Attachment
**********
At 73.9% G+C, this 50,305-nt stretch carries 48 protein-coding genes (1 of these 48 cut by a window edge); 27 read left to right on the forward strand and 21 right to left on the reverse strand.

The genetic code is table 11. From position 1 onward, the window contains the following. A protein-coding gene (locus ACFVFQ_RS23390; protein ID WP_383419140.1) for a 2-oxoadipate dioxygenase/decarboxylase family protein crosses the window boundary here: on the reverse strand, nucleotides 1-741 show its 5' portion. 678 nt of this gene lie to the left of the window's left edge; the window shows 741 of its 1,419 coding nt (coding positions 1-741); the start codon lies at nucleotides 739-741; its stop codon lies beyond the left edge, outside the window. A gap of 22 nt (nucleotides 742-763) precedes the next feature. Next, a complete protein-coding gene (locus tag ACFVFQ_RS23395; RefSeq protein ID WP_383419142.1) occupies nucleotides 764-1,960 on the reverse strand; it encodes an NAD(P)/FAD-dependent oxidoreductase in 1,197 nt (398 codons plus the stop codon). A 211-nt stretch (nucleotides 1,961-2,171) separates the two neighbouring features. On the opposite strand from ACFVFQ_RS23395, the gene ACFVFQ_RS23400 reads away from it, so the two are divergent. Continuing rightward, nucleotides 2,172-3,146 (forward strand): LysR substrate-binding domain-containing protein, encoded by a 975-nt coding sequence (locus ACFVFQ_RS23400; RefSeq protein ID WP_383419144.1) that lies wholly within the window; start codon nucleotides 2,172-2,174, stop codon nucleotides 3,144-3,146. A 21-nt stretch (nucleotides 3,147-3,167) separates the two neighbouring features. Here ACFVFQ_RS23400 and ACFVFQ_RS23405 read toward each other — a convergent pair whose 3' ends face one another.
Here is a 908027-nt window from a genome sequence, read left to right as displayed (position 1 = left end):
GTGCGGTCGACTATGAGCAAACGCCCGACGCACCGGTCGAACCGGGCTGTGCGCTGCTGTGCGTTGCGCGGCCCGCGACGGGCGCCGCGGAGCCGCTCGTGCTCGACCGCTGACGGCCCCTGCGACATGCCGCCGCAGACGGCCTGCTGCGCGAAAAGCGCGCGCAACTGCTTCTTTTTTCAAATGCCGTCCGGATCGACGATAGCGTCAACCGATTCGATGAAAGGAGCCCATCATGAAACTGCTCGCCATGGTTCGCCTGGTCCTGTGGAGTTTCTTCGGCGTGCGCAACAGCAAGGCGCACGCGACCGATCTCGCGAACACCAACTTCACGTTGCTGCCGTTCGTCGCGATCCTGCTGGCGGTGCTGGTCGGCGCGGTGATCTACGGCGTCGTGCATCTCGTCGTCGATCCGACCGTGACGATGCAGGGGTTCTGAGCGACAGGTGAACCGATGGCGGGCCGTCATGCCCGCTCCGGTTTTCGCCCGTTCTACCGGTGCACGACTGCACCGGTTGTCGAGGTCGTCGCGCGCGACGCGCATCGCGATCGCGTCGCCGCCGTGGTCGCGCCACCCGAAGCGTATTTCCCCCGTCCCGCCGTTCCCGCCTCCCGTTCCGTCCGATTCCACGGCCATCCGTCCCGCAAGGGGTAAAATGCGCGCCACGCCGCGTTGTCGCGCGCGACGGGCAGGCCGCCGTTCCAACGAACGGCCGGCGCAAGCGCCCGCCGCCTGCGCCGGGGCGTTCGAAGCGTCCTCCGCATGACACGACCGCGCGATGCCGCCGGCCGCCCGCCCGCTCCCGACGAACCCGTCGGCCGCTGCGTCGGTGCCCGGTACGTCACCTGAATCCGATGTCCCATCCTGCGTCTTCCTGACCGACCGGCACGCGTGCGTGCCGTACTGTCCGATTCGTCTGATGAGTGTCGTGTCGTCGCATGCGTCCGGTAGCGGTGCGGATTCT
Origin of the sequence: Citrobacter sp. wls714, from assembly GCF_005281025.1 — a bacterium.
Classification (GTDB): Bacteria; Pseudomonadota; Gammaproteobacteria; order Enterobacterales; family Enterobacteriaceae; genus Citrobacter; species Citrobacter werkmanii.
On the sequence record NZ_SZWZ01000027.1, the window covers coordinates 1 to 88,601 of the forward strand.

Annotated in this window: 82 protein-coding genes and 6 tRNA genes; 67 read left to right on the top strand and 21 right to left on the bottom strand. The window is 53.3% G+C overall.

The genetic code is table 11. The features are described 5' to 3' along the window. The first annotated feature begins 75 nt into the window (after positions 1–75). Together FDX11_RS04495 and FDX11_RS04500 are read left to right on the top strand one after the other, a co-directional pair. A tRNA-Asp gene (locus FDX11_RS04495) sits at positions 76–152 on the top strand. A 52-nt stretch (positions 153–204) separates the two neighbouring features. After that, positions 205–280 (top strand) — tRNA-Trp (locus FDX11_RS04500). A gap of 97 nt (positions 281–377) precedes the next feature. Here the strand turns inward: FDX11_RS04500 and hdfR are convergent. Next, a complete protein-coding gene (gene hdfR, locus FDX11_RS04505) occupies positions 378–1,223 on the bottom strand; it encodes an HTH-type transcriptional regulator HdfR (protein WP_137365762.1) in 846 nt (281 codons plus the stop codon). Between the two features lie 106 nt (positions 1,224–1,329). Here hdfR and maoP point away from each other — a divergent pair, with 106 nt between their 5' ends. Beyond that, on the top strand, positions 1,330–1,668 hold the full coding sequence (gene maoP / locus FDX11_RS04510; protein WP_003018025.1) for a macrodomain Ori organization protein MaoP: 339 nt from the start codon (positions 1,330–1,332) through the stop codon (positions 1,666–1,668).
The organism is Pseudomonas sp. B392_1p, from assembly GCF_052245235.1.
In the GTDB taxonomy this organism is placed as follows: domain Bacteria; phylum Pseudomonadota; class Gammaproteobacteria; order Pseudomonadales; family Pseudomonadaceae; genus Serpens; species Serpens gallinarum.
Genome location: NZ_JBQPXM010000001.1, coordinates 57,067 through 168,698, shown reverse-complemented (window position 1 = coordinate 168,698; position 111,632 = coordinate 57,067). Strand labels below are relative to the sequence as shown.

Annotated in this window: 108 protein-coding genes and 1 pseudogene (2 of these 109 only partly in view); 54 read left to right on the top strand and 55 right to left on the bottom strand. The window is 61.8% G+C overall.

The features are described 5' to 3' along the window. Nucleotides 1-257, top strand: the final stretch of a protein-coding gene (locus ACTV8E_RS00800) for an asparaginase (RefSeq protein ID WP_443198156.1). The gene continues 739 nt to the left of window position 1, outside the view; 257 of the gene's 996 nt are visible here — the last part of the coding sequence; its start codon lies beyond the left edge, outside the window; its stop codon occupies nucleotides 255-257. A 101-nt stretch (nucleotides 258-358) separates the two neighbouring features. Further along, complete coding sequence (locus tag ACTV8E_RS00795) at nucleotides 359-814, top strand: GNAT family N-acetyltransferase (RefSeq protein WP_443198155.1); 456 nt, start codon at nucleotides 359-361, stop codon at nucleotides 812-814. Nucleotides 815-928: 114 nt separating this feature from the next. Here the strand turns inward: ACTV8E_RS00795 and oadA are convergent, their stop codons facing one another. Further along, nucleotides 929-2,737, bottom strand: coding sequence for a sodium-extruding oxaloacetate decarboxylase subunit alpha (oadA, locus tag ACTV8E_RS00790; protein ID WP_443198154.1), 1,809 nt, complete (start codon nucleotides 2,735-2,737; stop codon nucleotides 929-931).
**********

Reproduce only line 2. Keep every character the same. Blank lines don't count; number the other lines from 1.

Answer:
The genetic code is table 11. From position 1 onward, the window contains the following. A protein-coding gene (locus ACFVFQ_RS23390; protein ID WP_383419140.1) for a 2-oxoadipate dioxygenase/decarboxylase family protein crosses the window boundary here: on the reverse strand, nucleotides 1-741 show its 5' portion. 678 nt of this gene lie to the left of the window's left edge; the window shows 741 of its 1,419 coding nt (coding positions 1-741); the start codon lies at nucleotides 739-741; its stop codon lies beyond the left edge, outside the window. A gap of 22 nt (nucleotides 742-763) precedes the next feature. Next, a complete protein-coding gene (locus tag ACFVFQ_RS23395; RefSeq protein ID WP_383419142.1) occupies nucleotides 764-1,960 on the reverse strand; it encodes an NAD(P)/FAD-dependent oxidoreductase in 1,197 nt (398 codons plus the stop codon). A 211-nt stretch (nucleotides 1,961-2,171) separates the two neighbouring features. On the opposite strand from ACFVFQ_RS23395, the gene ACFVFQ_RS23400 reads away from it, so the two are divergent. Continuing rightward, nucleotides 2,172-3,146 (forward strand): LysR substrate-binding domain-containing protein, encoded by a 975-nt coding sequence (locus ACFVFQ_RS23400; RefSeq protein ID WP_383419144.1) that lies wholly within the window; start codon nucleotides 2,172-2,174, stop codon nucleotides 3,144-3,146. A 21-nt stretch (nucleotides 3,147-3,167) separates the two neighbouring features. Here ACFVFQ_RS23400 and ACFVFQ_RS23405 read toward each other — a convergent pair whose 3' ends face one another.